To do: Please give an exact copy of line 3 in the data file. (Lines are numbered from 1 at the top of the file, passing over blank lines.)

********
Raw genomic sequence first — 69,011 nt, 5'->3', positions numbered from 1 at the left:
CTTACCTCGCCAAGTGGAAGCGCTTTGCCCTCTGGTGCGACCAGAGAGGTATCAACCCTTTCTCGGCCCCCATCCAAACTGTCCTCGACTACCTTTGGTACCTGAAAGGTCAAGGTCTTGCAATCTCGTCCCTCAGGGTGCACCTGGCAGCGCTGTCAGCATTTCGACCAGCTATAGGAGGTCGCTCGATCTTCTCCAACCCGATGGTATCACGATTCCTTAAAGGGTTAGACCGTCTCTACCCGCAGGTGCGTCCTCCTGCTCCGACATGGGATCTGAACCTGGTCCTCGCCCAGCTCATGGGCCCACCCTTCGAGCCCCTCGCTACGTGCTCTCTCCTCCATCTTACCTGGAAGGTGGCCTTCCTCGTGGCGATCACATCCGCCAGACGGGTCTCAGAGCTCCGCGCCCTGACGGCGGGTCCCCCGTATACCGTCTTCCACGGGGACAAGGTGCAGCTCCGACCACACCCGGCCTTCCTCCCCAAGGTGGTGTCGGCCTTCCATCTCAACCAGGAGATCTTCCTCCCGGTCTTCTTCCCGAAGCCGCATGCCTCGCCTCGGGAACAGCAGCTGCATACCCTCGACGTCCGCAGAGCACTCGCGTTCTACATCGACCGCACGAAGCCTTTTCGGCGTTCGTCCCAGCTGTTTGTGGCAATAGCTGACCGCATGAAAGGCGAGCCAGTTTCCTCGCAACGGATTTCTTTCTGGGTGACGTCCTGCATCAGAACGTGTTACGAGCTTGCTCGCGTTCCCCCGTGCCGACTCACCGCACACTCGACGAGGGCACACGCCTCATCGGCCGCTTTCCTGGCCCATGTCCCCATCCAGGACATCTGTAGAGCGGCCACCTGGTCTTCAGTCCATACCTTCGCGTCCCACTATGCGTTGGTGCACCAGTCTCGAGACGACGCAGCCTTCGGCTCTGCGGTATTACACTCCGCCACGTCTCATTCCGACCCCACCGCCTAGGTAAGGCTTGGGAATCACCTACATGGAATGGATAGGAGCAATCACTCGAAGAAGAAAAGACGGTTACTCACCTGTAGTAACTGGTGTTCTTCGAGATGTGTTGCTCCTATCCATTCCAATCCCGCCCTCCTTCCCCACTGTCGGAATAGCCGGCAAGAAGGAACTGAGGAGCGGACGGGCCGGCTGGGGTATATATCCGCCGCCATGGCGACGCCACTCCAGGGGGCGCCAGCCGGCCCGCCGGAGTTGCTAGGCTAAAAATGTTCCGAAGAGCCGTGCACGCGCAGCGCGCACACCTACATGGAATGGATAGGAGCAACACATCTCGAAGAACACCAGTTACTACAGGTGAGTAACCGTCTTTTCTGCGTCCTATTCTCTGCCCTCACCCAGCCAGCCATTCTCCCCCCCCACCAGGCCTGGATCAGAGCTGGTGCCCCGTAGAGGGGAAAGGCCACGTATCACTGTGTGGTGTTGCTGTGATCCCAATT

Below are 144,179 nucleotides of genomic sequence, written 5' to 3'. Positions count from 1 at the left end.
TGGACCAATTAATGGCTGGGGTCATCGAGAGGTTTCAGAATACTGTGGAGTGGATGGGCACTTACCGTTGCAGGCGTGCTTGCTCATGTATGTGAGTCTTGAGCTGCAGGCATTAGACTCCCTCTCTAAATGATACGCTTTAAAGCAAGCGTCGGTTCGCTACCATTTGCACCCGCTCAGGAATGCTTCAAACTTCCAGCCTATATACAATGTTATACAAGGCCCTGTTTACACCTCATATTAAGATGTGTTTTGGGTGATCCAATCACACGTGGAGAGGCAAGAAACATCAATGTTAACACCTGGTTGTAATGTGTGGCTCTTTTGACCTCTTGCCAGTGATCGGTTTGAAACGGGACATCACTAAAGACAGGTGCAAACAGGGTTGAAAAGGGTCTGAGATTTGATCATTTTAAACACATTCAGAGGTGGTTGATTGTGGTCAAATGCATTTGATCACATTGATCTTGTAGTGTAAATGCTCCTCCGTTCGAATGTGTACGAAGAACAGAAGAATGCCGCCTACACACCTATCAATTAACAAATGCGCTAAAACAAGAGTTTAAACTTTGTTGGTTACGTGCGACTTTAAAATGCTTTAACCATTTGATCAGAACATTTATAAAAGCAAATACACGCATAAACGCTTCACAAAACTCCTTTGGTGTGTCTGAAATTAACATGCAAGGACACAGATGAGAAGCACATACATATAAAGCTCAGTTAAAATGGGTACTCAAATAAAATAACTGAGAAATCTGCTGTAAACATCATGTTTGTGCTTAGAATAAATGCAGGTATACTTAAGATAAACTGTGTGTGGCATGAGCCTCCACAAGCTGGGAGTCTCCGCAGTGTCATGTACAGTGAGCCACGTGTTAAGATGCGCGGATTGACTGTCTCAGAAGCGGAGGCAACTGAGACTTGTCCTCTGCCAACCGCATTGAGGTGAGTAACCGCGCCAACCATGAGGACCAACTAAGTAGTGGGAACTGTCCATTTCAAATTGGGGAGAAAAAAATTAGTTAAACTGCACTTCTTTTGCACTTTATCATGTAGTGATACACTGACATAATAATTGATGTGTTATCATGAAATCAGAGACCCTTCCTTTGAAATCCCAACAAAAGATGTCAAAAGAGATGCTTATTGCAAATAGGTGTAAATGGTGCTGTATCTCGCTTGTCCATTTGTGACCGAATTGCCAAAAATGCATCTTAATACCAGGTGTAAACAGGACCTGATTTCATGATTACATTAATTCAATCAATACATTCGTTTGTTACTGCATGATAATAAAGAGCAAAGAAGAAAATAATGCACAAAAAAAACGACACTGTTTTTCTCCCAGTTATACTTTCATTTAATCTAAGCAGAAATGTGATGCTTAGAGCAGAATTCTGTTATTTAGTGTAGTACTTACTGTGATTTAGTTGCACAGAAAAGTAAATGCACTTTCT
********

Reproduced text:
Below are 144,179 nucleotides of genomic sequence, written 5' to 3'. Positions count from 1 at the left end.